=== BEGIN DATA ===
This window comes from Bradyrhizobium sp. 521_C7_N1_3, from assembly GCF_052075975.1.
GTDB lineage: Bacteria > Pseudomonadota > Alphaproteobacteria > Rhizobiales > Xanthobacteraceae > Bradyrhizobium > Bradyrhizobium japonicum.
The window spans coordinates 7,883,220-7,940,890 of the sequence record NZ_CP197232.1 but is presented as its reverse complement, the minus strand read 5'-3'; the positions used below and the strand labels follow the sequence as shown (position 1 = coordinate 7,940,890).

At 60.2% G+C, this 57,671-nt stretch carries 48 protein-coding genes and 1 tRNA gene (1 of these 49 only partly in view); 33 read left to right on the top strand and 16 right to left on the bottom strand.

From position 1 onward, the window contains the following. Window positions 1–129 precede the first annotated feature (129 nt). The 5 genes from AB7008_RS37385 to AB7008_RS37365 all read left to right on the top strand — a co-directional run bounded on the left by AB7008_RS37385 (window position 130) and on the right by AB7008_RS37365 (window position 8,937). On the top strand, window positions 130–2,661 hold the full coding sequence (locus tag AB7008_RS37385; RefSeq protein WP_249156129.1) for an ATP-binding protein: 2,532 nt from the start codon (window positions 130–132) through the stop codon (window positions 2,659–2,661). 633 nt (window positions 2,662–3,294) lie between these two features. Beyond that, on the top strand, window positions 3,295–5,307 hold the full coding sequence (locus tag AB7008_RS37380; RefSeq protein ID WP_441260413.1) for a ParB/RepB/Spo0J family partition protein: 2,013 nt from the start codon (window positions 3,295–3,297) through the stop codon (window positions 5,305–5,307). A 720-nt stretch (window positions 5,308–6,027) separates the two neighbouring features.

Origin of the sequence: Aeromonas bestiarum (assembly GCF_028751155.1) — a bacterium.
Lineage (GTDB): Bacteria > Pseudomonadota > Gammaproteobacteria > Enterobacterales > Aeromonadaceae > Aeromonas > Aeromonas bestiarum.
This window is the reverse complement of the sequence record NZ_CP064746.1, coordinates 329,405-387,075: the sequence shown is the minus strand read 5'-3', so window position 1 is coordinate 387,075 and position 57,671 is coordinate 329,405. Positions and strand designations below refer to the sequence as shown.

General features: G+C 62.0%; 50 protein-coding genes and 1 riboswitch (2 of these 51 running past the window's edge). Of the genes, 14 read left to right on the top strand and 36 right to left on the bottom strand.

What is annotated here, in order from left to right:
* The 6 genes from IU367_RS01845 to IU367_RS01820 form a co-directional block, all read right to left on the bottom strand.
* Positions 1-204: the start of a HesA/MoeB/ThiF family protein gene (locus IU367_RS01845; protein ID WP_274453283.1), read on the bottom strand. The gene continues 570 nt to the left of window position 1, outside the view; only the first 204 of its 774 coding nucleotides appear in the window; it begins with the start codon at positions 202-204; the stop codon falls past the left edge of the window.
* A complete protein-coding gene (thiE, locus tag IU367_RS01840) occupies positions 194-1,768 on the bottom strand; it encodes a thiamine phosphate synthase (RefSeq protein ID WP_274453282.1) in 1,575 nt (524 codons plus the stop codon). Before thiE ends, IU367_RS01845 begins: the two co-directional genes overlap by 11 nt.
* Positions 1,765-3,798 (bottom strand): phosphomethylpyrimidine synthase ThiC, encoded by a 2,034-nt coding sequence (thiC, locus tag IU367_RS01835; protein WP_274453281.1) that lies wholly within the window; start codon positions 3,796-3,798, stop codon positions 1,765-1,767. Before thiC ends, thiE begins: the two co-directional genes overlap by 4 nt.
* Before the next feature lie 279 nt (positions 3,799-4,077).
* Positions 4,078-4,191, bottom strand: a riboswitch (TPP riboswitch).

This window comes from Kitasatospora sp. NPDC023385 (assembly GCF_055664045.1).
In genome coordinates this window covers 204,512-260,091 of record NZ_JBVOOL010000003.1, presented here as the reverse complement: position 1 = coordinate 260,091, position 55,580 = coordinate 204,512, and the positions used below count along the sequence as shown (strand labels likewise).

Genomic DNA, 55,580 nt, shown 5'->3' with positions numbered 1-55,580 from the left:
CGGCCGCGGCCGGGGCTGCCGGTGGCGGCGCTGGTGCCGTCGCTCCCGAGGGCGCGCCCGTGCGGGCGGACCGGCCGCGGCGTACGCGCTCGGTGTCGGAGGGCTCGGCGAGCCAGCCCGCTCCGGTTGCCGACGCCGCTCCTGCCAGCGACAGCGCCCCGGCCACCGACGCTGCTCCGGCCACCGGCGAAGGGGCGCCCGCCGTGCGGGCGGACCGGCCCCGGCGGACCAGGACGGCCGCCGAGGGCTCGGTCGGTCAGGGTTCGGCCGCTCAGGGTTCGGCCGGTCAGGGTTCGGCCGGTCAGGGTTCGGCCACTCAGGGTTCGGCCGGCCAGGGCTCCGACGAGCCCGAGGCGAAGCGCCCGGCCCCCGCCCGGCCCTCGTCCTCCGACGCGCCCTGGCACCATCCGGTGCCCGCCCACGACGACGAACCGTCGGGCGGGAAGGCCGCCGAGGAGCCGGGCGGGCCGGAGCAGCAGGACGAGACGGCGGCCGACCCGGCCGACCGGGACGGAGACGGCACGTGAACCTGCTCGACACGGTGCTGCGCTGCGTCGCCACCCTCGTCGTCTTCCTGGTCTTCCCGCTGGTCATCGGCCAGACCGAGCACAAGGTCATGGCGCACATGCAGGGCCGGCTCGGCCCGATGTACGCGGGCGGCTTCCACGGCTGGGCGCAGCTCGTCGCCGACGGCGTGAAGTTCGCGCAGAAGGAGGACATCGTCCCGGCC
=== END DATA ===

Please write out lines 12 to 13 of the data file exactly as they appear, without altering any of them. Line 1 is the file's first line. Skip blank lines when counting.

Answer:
* Positions 1-204: the start of a HesA/MoeB/ThiF family protein gene (locus IU367_RS01845; protein ID WP_274453283.1), read on the bottom strand. The gene continues 570 nt to the left of window position 1, outside the view; only the first 204 of its 774 coding nucleotides appear in the window; it begins with the start codon at positions 202-204; the stop codon falls past the left edge of the window.
* A complete protein-coding gene (thiE, locus tag IU367_RS01840) occupies positions 194-1,768 on the bottom strand; it encodes a thiamine phosphate synthase (RefSeq protein ID WP_274453282.1) in 1,575 nt (524 codons plus the stop codon). Before thiE ends, IU367_RS01845 begins: the two co-directional genes overlap by 11 nt.